Saving and investment.

• Jul 22nd 2009, 09:35 PM
Lucy1
Saving and investment.
Ok so this is the equation and how it is rearranged

$\displaystyle I = S + ( T - G )$

$\displaystyle =[-C_0 + ( 1 - C ) ( Y - T ) ] + T - G$

$\displaystyle Y = \frac {1}{1-C_1} ( C_0 + I + G - C_1T)$

Ok so I am confused about why this occurs $\displaystyle C_1T$

Why multiply the marginal propensity to consume by tax? Can some one explain to me how these steps are thought out , my equation rearranging is not the sharpest.
• Jul 23rd 2009, 08:51 AM
Wilmer
Quote:

Originally Posted by Lucy1
$\displaystyle =[-C_0 + ( 1 - C ) ( Y - T ) ] + T - G$
$\displaystyle Y = \frac {1}{1-C_1} ( C_0 + I + G - C_1T)$

How are we to know what you're talking about?

Please post the original problem IN FULL.

And WHY does the C mysteriously become C1?
• Jul 23rd 2009, 11:03 AM
Lucy1
Have you ever studied economics?

Co is autonomous consumption. C1 is the marginal propensity to consume. That is the full equation. also savings (s) equals (Y-T)- C.

But i assumed if you were answering this you would know economics.

Can anyone out there help?
• Jul 23rd 2009, 01:27 PM
Wilmer
Quote:

Originally Posted by Lucy1
$\displaystyle I = S + ( T - G )$

$\displaystyle =[-C_0 + ( 1 - C ) ( Y - T ) ] + T - G$

$\displaystyle Y = \frac {1}{1-C_1} ( C_0 + I + G - C_1T)$

Equations get solved the SAME WAY regardless of where they come from.

WHAT are the above: 2 different equations ?

Or is the last one an attempt to solve the other in terms of Y? If so,
then it is NOT POSSIBLE to go from C to C1 in the solving process.

Let's wait to see what somebody else thinks/answers.
I'm not interested in a back and forth argument.
• Jul 23rd 2009, 09:12 PM
TKHunny
Quote:

Originally Posted by Lucy1
Have you ever studied economics?

But i assumed if you were answering this you would know economics.

Can anyone out there help?

Lucy1, Lucy1. You are not demonstrating a good, sociable attitude. There are many who can help. Wilmer is one of them. However, you must listen.

Important Lesson: Mathematical notation carries a surprising result. It enables those familiar with it to discover things that were not discovered earlier. In this case, we have a nice equation. We manipulate it a bit, using standard rules of algebra, and something surprising pops out. We LEARN something.

Where does (C1)T come from?

1) We need a definition of C1. It is NOT inherent in the equation and must be explained. Otherwise, (C1)T comes from the dust and it will forever remain a mystery.

2) Once we have a good definition, we can let the notation discover new things for us. Solving for Y is a useful exercise. When doing so, an interesting result occurs. The previously undiscovered (C1)T emerges. Now we can ponder its meaning.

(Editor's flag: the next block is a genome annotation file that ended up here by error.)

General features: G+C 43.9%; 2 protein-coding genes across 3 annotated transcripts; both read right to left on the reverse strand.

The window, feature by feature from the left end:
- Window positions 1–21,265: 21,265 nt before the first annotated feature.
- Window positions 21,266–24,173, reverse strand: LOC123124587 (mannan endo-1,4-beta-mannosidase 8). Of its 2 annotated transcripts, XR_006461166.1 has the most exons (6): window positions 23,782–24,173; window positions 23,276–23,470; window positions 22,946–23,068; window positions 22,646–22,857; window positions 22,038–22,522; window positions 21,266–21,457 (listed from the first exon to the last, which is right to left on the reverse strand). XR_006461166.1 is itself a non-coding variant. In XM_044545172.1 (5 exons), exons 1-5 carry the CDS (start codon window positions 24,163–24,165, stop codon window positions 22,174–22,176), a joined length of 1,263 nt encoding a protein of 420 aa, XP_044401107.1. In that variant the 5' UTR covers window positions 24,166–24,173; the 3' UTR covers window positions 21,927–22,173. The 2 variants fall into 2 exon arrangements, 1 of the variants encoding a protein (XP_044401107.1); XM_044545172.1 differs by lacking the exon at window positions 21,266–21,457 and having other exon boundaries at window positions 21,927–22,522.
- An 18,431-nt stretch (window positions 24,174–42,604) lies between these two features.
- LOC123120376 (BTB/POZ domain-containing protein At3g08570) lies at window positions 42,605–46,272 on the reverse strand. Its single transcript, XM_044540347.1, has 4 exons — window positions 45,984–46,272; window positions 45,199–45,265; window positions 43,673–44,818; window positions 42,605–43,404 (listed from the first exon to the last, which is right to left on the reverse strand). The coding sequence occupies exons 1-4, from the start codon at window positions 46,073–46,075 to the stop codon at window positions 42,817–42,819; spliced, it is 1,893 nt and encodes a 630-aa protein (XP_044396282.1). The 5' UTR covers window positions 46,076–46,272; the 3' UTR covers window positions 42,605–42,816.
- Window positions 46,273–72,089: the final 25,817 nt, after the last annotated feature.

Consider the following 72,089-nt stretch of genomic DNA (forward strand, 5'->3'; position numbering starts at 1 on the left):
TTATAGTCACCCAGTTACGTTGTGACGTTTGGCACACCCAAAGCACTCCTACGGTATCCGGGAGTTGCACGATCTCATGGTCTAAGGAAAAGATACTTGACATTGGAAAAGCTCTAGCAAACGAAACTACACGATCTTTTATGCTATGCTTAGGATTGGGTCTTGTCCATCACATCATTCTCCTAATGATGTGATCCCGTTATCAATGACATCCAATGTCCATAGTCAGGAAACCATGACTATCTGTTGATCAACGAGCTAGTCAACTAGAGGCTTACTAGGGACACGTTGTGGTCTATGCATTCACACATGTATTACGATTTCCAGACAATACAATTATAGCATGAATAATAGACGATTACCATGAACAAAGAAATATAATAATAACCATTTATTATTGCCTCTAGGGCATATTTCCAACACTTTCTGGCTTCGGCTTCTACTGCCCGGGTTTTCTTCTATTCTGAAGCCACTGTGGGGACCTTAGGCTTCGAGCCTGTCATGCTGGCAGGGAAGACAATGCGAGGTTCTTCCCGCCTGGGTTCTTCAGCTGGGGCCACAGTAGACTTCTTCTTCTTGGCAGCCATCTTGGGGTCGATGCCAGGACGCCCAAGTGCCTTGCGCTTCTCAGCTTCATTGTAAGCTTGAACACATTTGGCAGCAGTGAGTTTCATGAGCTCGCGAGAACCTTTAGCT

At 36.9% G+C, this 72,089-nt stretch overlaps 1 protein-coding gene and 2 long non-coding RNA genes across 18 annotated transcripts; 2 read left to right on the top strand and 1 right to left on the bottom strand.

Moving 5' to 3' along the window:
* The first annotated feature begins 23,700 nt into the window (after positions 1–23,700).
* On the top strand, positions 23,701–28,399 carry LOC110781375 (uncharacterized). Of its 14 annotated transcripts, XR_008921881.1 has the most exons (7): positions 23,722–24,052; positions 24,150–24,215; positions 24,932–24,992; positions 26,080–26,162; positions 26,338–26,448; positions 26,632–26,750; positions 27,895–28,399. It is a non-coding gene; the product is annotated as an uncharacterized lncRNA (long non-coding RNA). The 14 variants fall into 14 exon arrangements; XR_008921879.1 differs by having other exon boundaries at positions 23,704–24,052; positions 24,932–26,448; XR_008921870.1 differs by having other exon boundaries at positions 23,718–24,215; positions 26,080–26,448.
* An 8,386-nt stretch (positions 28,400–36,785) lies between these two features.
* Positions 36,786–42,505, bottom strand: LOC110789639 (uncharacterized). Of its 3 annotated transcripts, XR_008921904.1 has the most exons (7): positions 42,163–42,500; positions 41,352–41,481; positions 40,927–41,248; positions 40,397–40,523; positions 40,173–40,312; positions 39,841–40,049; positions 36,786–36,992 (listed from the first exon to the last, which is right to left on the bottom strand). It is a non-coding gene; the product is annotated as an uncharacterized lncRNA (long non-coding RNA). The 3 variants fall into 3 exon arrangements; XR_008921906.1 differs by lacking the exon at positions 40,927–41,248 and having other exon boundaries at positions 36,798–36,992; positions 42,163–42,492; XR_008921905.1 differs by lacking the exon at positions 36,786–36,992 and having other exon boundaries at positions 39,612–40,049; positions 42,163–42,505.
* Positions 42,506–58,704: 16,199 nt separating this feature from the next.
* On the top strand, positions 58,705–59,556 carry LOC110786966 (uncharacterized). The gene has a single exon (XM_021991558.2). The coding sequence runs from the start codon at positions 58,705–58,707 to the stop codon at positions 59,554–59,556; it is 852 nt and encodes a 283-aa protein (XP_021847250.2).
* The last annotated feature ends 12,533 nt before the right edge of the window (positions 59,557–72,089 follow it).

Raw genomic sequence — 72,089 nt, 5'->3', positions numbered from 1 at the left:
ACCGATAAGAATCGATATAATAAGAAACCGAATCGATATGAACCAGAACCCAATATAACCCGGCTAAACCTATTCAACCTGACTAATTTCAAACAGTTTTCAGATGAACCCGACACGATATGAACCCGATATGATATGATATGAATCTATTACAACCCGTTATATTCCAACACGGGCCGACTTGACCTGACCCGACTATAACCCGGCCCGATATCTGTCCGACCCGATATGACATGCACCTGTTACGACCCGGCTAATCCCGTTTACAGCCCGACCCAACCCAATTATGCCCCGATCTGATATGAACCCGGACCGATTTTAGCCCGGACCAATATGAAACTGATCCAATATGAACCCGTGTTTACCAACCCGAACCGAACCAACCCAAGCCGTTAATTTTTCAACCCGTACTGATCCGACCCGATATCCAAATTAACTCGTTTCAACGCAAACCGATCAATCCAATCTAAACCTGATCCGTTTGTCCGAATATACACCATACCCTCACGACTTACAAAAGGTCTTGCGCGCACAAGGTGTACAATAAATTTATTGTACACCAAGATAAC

3) There isn't a (C1)T TERM. It's $\displaystyle \frac{C_{1}T}{1-C_{1}}$. This may cause one to reconsider the question in the first place.

4) Specific applications often carry specific approximations. This requires the student to provide the proof of certain concepts. Approximations normally are simplifying assumptions that lead to more practical results.

5) Specific texts and professors sometimes use esoteric language and terms. Not everyone speaks English, for example. You should feel a responsibility to communicate clearly, rather than insisting that others understand you.

What say you? Have you yet learned anything?
• Jul 23rd 2009, 09:22 PM
VonNemo19
Quote:

Originally Posted by Lucy1
Have you ever studied economics?

Have you ever studied mathematics?

Quote:

Originally Posted by Lucy1
But i assumed if you were answering this you would know economics.

I don't think they have a economics help forum yet. Jameson! Don't steal that! I thought of it first!

Quote:

Originally Posted by Lucy1
Can anyone out there help?

With what?

In all seriousness, we need to know everything about the problem. If someone is taking time to help you, and they request more info, give it to them. This is a small price to pay for free math help.
• Jul 23rd 2009, 10:24 PM
Lucy1
Don't worry about it , it was a economics question , those two c's are different things. As i said if you knew economics you wouldn't need me to explain it , considering it was the business math section i though one of you might know exactly what i was talking about , i didn't want a grilling for not knowing how to do it , if i did i wouldn't be asking for help.

Regardless I have managed to solve it for myself. Thanks for taking the time to help/abuse anyways. Didn't mean to offend.

And btw that was all of the equation i was given. I have since managed to figure it out so i guess there's nothing wrong with the equation at all is there.
• Jul 24th 2009, 03:35 AM
Wilmer
Quote:

Originally Posted by Lucy1
.. As i said if you knew economics you wouldn't need me to explain it .....

You still don't "get it". If you knew mathematics, you would not have
asked such a question, which is a bit like:
2 apples cost 50 cents and 3 oranges cost 60 cents.
How much does a banana cost?
If you know fruits, you don't need me to explain that (Nerd)